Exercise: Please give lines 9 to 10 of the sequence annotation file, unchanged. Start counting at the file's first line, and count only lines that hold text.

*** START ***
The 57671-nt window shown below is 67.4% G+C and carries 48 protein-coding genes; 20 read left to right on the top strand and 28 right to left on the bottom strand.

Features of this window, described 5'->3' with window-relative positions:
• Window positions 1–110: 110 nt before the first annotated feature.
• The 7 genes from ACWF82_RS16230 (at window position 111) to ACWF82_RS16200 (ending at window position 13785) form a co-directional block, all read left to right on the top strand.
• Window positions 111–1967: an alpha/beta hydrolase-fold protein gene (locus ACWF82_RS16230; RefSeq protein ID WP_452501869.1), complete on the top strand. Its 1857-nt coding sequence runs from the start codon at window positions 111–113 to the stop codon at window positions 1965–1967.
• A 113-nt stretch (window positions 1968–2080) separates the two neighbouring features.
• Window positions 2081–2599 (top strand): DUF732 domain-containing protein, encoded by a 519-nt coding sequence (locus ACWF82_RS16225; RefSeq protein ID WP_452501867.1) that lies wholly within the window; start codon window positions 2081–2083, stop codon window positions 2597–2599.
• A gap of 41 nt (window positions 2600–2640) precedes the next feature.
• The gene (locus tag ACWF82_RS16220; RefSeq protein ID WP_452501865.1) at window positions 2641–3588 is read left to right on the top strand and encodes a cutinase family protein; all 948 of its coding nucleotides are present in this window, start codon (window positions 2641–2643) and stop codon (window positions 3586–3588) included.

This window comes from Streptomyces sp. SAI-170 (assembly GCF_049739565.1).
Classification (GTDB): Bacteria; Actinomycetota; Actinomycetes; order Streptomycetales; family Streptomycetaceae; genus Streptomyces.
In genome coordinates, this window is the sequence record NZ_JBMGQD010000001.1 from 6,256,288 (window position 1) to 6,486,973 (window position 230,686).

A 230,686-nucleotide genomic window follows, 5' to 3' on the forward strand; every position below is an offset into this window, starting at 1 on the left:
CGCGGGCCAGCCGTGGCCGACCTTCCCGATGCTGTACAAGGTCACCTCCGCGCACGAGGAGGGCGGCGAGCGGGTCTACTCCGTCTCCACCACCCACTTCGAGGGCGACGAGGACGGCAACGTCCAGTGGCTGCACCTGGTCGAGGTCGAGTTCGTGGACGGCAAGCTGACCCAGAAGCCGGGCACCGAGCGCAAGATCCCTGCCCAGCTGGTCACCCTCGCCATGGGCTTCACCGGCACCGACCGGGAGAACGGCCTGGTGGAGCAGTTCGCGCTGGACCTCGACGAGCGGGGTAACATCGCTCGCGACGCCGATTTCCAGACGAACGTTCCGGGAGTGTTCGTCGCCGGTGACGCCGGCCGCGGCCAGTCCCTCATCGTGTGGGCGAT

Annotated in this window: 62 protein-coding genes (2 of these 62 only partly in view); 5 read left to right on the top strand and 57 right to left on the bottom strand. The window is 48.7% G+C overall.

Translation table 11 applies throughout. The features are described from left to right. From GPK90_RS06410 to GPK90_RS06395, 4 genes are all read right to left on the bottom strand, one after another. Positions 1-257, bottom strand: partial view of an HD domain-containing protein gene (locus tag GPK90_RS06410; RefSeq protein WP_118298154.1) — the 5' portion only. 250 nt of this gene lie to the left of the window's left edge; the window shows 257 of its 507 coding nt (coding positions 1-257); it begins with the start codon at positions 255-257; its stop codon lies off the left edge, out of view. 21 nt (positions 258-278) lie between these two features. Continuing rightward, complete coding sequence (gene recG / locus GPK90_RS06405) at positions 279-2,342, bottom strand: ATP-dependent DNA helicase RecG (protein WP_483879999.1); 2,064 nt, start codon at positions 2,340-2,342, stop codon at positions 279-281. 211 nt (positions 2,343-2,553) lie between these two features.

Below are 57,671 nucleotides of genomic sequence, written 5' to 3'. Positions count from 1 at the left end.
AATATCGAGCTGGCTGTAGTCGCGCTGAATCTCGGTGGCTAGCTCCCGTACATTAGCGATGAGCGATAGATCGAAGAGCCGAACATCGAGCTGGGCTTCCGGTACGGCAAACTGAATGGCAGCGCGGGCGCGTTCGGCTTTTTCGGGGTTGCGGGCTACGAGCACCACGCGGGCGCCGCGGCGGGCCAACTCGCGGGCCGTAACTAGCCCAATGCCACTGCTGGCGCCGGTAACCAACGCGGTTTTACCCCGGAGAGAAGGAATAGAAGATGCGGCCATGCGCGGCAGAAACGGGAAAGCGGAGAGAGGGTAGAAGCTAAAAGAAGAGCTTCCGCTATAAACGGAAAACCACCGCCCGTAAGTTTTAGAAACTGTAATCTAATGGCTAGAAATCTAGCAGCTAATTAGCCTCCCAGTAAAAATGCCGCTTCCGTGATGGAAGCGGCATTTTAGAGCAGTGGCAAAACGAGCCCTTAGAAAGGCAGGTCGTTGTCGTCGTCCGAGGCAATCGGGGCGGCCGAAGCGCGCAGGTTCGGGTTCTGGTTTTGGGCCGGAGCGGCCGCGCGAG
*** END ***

• The gene (locus tag ACWF82_RS16220; RefSeq protein ID WP_452501865.1) at window positions 2641–3588 is read left to right on the top strand and encodes a cutinase family protein; all 948 of its coding nucleotides are present in this window, start codon (window positions 2641–2643) and stop codon (window positions 3586–3588) included.

This window comes from Streptomyces sp. SAI-170 (assembly GCF_049739565.1).